National Basketball Association
National Basketball Association

Personal Attack

Updated Jul. 16, 2021 4:56 p.m. EDT

By Melissa Rohlin
FOX Sports NBA reporter

Stephen Curry ran down the court with his arms spread wide as though he were an airplane, as his teammates jumped up and down. 

Curry had just made a 27-foot 3-pointer with 42.2 seconds left to finish with a career-high 62 points in the Golden State Warriors' 137-122 win over the Portland Trail Blazers on Sunday, eclipsing his previous record of 54 points set in 2013. 

After losing three of their six games this season by at least 25 points, it was the type of joyous, inspired performance the Warriors needed to send the league an emphatic reminder. 


Even though Klay Thompson (ruptured right Achilles tendon) is out, and even though the Warriors had the worst record in the league last season (15-50), this is still the team that won three championships in five seasons.

This is still the team that has a two-time MVP.

This is still the team that has the best shooter in the NBA. 

The Warriors desperately needed this. And their celebration was infused with fun and humor. 

During Curry's postgame television interview, Damion Lee snuck up behind him and poured a bottle of water over his head. Curry laughed and let out a high-pitched shriek.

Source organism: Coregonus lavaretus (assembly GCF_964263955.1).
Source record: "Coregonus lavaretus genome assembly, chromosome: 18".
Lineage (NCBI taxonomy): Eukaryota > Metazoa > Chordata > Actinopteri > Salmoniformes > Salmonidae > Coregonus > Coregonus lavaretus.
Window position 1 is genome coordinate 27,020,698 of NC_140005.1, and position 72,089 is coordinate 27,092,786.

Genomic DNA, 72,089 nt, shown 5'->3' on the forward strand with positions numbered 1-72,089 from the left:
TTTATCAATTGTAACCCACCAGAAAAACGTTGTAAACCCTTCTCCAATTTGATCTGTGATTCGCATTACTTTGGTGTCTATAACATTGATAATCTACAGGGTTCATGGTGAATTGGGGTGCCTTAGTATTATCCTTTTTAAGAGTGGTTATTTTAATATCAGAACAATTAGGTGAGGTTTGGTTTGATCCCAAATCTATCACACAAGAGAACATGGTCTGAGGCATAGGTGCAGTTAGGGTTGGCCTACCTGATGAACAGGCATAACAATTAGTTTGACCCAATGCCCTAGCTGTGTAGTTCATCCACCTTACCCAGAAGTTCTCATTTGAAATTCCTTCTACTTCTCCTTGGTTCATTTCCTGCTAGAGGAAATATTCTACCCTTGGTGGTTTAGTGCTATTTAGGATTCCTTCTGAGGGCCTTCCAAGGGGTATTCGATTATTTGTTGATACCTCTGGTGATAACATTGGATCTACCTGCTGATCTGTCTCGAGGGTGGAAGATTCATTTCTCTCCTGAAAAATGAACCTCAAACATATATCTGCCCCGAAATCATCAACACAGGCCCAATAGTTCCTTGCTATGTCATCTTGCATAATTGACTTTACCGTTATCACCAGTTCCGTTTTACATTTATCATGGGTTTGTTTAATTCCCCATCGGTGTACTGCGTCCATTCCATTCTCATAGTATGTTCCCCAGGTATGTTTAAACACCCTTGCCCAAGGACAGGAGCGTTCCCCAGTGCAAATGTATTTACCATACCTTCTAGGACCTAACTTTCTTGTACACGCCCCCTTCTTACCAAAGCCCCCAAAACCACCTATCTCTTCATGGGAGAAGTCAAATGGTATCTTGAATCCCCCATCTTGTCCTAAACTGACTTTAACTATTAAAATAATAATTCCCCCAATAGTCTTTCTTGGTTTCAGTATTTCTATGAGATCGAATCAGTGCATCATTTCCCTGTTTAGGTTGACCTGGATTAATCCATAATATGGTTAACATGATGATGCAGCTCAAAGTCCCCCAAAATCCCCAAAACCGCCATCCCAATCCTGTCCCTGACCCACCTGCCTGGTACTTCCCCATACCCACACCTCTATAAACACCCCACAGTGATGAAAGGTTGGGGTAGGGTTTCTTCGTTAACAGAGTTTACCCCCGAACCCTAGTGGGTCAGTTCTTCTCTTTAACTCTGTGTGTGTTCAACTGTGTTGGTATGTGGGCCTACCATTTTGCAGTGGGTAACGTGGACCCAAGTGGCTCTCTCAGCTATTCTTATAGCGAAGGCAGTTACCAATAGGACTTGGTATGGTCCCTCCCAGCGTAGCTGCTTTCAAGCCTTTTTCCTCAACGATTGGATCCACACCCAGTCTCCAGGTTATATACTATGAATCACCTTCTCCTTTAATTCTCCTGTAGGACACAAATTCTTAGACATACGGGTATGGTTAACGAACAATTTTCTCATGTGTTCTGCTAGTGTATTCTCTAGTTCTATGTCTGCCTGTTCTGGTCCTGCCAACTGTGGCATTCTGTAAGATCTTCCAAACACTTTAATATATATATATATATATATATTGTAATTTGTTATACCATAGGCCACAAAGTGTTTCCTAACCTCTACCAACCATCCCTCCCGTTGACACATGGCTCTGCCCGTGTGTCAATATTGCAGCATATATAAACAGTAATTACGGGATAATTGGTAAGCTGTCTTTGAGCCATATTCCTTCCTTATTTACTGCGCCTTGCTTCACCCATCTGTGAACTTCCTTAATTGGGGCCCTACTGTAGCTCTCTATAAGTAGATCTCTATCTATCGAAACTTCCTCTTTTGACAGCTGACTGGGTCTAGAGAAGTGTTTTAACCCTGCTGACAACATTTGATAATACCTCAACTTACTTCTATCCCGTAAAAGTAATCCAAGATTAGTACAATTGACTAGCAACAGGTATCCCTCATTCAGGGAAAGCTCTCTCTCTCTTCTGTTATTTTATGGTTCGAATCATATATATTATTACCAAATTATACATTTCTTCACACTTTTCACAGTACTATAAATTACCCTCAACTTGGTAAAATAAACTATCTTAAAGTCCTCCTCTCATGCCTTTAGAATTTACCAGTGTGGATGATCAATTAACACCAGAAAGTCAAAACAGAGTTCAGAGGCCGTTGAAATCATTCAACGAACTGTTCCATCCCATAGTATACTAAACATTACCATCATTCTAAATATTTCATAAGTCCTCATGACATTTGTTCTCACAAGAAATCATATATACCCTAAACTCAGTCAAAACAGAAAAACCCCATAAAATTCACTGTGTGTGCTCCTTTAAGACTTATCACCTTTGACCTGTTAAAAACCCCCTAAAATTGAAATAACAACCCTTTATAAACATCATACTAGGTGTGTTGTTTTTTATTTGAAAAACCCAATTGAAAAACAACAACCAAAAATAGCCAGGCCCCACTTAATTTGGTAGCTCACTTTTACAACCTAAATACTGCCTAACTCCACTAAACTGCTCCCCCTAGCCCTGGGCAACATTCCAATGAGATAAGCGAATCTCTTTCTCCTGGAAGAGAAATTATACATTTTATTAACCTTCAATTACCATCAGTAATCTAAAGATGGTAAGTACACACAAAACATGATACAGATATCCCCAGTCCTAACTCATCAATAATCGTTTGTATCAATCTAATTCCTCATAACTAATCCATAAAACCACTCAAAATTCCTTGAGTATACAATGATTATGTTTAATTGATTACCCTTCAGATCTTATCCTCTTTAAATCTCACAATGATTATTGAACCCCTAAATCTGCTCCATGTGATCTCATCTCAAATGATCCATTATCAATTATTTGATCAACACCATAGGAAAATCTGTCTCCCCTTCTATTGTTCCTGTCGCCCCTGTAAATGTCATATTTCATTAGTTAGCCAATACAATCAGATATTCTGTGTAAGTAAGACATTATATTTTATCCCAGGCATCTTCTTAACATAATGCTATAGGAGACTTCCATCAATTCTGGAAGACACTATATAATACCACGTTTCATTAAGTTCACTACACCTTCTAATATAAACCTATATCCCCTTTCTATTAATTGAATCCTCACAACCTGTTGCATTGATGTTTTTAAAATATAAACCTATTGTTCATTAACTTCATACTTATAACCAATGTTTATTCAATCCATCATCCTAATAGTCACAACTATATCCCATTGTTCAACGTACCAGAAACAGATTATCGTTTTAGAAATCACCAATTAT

Then in the locker room, Warriors coach Steve Kerr jokingly pretended to give the game ball to James Wiseman, a 19-year-old rookie who finished with his first career double-double (12 points and 11 rebounds), before handing the ball to its rightful recipient. 

"I was over there cheering," Curry said, smiling. "I thought he was really going to give it to him."

Not on this night.  

Curry had 21 points on 7-for-11 shooting in the first quarter. By halftime, he had 31 points on 10-for-18 shooting, while none of his teammates had scored more than six points. He had 45 points after three quarters. Then he scored another 17 in the fourth quarter, finishing with 18-for-31 shooting from the field, including making eight three-pointers and 18 of his 19 free throws. 

Draymond Green, who has played alongside Curry for nine seasons, recognized what was happening after the first possession. 

"Steph has a tendency at times to kind of f--- around with the basketball," Green said. "There was no f---ing around. Everything was either shot or attack. And me, I watched the guy's eyes – he never looked to pass once at the beginning of the game."

It was just what the Warriors needed. 

It awakened the dog in Green, who was stagnant, lackluster and even quiet in Friday's 123-98 loss to the Trail Blazers, his first game of the season. This time around, he was animated and played lockdown defense, finishing with the highest plus-minus (+22) of the game.

And it inspired Wiseman's and Kelly Oubre's (17 points) best performance of the season. 

"Everybody was just hyped," Wiseman said. "It was just crazy to just witness that. That was exciting."

The Warriors were a different team Sunday.